The gloomy stock market notwithstanding, economic growth in the United States could be the best in years, says this week's cover story in Barron's. Will stocks reach new highs before the year is out?
"What Recession? GDP Set to Grow 3%" by Gene Epstein points out that there are two quite divergent outcomes for 2016. Either the U.S. economy has paused before continuing itd growth, or this pause signals the onset of a recession. Despite subscribing to the former view, Barron's does consider the bearish alternative, as well as admitting that there might be a plausible in-between scenario that splits the difference between recession and accelerating growth.
With regard to what is happening in China, Japan and Europe, one expert quoted in the article observes, "In the modern era, there is not a single recession that can be traced to foreign economic woes." Or put another way, "While a U.S. sneeze can give the rest of the world the proverbial flu, the reverse still does not happen."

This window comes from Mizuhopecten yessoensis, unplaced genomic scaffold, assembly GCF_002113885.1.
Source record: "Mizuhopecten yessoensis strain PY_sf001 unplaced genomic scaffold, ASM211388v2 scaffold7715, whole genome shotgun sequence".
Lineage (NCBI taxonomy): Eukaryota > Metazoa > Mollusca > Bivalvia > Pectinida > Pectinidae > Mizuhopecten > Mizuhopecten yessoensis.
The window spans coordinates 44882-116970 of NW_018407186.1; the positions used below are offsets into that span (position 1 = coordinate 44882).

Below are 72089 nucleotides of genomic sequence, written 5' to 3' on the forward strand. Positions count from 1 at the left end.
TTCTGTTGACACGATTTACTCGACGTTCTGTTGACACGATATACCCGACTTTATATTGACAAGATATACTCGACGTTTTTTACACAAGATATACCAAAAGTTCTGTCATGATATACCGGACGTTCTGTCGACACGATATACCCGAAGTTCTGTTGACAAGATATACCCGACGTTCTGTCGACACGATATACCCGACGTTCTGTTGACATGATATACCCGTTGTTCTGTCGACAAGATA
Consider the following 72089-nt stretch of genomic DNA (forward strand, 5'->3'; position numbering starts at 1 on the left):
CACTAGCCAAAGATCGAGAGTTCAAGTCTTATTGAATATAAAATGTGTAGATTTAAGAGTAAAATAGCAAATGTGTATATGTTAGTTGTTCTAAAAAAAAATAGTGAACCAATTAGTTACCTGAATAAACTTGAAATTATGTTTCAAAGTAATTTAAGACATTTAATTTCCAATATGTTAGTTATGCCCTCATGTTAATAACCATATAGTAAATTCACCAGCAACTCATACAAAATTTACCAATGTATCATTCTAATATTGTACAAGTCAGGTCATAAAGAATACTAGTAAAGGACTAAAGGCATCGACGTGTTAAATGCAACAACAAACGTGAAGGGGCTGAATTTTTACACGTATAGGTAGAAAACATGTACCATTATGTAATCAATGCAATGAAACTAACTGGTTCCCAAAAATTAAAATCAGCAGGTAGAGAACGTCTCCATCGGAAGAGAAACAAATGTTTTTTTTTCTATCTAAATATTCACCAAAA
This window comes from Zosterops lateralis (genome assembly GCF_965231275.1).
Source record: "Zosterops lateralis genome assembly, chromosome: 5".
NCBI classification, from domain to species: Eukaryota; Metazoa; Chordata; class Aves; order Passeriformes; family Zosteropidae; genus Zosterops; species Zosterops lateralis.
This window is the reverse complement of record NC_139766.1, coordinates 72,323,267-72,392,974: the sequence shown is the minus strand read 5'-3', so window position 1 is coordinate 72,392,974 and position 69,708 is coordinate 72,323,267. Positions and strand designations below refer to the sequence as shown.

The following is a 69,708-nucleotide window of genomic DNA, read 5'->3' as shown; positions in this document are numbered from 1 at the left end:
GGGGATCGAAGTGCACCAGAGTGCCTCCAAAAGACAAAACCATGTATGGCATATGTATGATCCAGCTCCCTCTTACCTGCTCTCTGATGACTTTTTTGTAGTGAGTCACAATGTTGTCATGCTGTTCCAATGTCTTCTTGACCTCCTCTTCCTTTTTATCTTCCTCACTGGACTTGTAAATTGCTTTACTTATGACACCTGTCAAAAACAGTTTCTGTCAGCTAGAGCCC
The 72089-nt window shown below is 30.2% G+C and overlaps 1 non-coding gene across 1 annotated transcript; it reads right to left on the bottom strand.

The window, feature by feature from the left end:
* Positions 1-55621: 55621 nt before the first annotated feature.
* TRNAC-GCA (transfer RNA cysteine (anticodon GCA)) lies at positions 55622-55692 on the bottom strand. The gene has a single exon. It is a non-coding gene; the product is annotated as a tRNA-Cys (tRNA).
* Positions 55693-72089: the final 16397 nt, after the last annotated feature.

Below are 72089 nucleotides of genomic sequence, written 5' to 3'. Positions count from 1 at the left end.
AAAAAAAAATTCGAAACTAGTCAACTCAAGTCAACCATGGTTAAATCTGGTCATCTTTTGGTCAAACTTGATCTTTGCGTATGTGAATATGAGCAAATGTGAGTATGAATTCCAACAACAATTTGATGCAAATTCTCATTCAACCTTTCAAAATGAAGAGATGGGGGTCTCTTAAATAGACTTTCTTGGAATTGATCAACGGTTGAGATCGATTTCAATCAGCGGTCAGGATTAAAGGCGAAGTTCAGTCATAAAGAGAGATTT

Find out why the presidential election is a wildcard in predicting the outcome for the year. What effect are employment gains and the tight labor market having on consumer spending and capital investment? How much are loan defaults by the energy sector hurting U.S. banks, and has a home-price bubble begun to form again? Even if the bull market of the past few years has slowed, can stock prices still reach new highs?
And see why Barron's thinks the virtuous cycle should dominate this year.
The article also includes a graph that shows how a seemingly ambitious 3 percent gain in gross domestic product is actually the weakest expansion on record, and another that shows the historic relationship between so-called oil shocks and recessions.
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